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Last updated: April 21, 2015

What Does Billet Mean?

A billet is a small, semi-finished piece of metal that is rectangular, circular, or square in shape. It is a semi-finished casting product that needs further processing before becoming finished goods.

Billets are sold as cut lengths or coil, and usually have an area less than 36 sq inch.

Billets are also known as bar stock.


Corrosionpedia Explains Billet

A billet is a section of metal used for rolling into bars, rods and sections. It can be produced with ingots or directly by continuous casting. Billets are used as raw materials or feedstock in extrusion, forging, rolling and other metal-processing operations.

Billets have limited use before they have been formed into more functional shapes and sizes. They must undergo a series of manufacturing processes before they can be used for various purposes. The unformed billets, however, can be used in striking currency such as coins and as reserves, similar to gold bars. Final products also include bar stock and wire. Centrifugal casting is also used to produce short circular tubes as billets, usually to achieve a precise metallurgical structure.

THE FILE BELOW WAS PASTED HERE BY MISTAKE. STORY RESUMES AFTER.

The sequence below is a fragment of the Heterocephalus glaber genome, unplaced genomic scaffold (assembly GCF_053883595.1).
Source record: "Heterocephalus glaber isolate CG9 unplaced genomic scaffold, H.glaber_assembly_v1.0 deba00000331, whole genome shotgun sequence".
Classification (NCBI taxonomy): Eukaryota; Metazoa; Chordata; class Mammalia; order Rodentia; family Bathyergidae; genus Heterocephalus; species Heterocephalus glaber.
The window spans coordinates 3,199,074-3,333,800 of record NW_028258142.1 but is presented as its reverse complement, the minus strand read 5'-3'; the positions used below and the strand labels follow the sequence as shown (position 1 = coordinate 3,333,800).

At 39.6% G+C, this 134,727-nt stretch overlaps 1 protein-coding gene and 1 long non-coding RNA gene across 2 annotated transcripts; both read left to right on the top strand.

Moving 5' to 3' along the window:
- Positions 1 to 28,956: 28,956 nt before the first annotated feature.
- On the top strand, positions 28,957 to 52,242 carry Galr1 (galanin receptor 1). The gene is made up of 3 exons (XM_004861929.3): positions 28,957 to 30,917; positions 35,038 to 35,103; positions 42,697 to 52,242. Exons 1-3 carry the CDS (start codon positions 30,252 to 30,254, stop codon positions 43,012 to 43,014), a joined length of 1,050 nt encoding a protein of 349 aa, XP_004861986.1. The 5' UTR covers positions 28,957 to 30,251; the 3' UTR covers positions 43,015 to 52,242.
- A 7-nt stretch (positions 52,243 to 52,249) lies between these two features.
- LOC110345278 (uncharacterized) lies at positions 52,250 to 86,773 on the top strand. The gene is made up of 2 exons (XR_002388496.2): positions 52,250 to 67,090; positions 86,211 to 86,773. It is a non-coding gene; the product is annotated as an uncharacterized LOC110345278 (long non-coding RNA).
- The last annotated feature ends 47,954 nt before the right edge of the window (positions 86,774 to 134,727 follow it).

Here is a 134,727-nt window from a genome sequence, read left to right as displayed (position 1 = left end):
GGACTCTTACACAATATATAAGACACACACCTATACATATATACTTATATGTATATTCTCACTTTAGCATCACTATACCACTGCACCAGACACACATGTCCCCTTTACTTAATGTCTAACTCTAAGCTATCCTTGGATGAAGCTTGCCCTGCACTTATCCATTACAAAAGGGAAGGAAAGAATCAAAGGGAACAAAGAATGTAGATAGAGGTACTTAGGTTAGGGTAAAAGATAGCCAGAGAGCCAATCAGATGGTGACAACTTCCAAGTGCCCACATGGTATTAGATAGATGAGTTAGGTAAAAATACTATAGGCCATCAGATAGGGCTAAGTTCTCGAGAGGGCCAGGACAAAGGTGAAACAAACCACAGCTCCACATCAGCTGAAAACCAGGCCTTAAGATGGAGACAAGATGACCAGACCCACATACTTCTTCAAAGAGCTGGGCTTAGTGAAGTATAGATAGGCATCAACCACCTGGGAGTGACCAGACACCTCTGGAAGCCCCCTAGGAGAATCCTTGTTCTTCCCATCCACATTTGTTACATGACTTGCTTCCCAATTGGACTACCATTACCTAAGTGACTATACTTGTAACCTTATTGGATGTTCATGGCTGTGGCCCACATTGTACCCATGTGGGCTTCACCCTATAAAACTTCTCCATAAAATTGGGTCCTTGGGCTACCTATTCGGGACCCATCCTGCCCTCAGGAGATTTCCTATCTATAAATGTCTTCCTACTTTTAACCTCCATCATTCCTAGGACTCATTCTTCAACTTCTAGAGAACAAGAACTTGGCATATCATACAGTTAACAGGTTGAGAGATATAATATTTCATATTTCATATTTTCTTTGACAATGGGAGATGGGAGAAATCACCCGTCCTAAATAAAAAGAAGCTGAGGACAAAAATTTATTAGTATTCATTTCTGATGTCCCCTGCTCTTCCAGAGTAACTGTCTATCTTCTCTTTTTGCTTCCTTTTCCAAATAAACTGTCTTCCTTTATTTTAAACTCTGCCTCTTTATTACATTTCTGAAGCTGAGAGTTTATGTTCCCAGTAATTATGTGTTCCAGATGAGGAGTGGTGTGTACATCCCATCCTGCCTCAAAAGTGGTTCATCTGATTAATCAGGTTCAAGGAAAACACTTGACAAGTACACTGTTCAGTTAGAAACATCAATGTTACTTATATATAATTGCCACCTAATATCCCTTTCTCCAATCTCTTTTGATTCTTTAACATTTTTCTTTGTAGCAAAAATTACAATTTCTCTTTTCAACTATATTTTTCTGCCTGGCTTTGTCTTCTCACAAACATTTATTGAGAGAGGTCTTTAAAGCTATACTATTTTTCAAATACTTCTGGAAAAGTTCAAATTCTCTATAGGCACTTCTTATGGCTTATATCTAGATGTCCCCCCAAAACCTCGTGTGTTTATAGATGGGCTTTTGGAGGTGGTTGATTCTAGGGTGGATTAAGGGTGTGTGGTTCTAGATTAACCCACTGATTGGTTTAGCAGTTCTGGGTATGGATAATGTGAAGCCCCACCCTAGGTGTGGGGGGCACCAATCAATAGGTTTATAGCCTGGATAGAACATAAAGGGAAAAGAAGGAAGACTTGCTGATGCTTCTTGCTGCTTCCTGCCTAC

Billets have a specific grain structure, which enables the metal to be processed more intricately. Steel billets are also known for their malleability and ductility, especially when exposed to varying temperatures during shaping and molding.

Proper casting of billets is important because it determines the billet’s strength and flexibility. Billets undergo a number of tests before they are sold. Billets that develop cracks and voids between heating and cooling processes are rejected, as such defects make the product useless.



Bar Stock

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